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Let’s build a single binary gRPC server-client with Rust in 2020 - Part 4

tjtelan profile image T.J. Telan Originally published at tjtelan.com ・4 min read

In the previous post, we covered using our protobuf compiled Rust code to implement our gRPC server and include it in our CLI frontend.

It is recommended that you follow in order since each post builds off the progress of the previous post.

This is the last post of a 4 part series. If you would like to view this post in a single page, you can follow along on my blog.


Client

We’re in the homestretch. Implementing a client. We’re going to create a new module within remotecli called client.rs that will follow the same patterns as we established for the server.

$ tree
.
├── build.rs
├── Cargo.toml
├── proto
│ └── cli.proto
└── src
    ├── main.rs
    └── remotecli
            ├── client.rs
            ├── mod.rs
            └── server.rs
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remotecli/mod.rs

pub mod client;
pub mod server;
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We’re declaring the client module within mod.rs

remotecli/client.rs

Our client is a lot more straightforward. But splitting the module up into pieces for description purposes. Again, full file is at the end of the secion

Imports

pub mod remotecli_proto {
   tonic::include_proto!("remotecli");
}

// Proto generated client
use remotecli_proto::remote_cli_client::RemoteCliClient;

// Proto message structs
use remotecli_proto::CommandInput;

use crate::RemoteCommandOptions;
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Just like in our server, we create a module remotecli_proto and we use the tonic::include_proto!() macro to copy/paste our generated code into this module.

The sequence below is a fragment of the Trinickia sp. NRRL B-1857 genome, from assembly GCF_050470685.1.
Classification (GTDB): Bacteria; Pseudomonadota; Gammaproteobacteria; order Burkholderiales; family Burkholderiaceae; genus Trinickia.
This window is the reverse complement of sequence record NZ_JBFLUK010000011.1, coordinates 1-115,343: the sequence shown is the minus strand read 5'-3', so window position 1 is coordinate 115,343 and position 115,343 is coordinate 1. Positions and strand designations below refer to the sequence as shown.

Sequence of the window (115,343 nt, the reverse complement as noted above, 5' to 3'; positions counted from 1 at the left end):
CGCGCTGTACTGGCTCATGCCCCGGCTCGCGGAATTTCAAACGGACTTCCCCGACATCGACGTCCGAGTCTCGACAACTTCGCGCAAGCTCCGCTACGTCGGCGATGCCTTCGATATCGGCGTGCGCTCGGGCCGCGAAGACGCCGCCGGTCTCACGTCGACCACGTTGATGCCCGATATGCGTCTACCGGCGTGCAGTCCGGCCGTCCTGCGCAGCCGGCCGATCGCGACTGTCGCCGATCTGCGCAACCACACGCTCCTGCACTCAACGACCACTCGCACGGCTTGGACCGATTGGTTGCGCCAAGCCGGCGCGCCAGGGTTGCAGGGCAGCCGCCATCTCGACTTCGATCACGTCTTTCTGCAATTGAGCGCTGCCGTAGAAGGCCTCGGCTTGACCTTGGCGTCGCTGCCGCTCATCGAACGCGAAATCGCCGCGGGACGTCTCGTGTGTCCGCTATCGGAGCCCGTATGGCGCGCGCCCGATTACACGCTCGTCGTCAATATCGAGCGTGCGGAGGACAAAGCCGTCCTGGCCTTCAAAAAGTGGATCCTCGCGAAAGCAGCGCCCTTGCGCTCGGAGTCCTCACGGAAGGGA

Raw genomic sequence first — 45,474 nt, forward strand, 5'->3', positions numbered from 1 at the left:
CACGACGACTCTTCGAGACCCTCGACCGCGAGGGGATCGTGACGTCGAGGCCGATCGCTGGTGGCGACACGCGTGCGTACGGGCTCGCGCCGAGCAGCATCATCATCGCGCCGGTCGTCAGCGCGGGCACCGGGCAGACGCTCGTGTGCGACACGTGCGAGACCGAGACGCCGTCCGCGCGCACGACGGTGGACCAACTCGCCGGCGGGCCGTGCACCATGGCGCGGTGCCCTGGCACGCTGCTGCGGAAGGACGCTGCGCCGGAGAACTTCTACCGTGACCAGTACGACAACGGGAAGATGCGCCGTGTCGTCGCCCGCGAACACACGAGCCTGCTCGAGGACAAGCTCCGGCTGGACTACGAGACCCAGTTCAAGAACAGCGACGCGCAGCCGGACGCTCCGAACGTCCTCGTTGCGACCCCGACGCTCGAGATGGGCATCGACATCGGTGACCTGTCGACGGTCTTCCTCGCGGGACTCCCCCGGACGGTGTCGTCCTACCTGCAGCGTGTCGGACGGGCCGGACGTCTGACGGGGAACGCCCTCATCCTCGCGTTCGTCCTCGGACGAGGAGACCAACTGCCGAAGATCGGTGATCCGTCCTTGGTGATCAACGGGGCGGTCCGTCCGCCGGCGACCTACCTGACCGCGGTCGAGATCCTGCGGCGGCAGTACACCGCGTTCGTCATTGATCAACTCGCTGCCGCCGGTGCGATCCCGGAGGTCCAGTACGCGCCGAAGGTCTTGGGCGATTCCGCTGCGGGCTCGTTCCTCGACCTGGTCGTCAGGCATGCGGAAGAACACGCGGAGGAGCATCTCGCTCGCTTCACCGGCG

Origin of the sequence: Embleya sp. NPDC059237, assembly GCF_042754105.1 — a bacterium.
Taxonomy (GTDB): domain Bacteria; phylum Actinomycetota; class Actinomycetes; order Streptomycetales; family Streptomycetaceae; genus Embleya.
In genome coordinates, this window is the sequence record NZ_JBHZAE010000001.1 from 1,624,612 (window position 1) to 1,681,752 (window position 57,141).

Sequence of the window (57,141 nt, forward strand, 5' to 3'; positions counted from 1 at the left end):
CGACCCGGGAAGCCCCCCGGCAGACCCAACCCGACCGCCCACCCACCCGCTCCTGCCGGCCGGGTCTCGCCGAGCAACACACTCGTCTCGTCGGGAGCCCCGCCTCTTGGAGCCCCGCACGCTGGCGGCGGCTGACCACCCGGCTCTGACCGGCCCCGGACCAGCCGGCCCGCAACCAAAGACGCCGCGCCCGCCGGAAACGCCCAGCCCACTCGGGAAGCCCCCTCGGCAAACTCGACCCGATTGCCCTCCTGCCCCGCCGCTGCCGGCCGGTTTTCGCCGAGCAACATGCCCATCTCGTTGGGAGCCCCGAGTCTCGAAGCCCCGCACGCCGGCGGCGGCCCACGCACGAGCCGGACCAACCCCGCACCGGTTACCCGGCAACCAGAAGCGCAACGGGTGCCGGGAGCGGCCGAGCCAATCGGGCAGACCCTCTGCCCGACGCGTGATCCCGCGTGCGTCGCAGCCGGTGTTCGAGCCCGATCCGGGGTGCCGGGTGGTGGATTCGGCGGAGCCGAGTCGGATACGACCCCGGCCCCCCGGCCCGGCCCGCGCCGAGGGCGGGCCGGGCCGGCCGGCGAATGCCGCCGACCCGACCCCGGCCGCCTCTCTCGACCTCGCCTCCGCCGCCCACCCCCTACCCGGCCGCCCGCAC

We then include the generated RemoteCliClient to connect, and the CommandInput struct since that is what we send over to the server.

Last include is the RemoteCommandOptions struct from the frontend so we can pass in the server address we want to connect to.

client_run

pub async fn client_run(rc_opts: RemoteCommandOptions) -> Result<(), Box<dyn std::error::Error>> {
   // Connect to server
   // Use server addr if given, otherwise use default
   let mut client = RemoteCliClient::connect(rc_opts.server_addr).await?;

   let request = tonic::Request::new(CommandInput {
       command: rc_opts.command[0].clone().into(),
       args: rc_opts.command[1..].to_vec(),
   });

   let response = client.shell(request).await?;

   println!("RESPONSE={:?}", response);

   Ok(())
}
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The helper function client_run() is an async function like our server. The frontend passes in a RemoteCommandOptions struct for the server address info as well as our raw user command.


First thing we do is create client and connect to the server with RemoteCliClient::connect and do an .await.


Then we build our request by creating a tonic::Request struct with our CommandInput.

The user command is raw and needs to be sliced up to fit the shape of what the server expects. The first word of the user command is the shell command, and the rest are the arguments.


Lastly we use client and call our endpoint with our request and .await for the execution to complete.

main.rs

This is the final form of main.rs. The last thing we do to main.rs is plug in our client_run() function.

pub mod remotecli;

use structopt::StructOpt;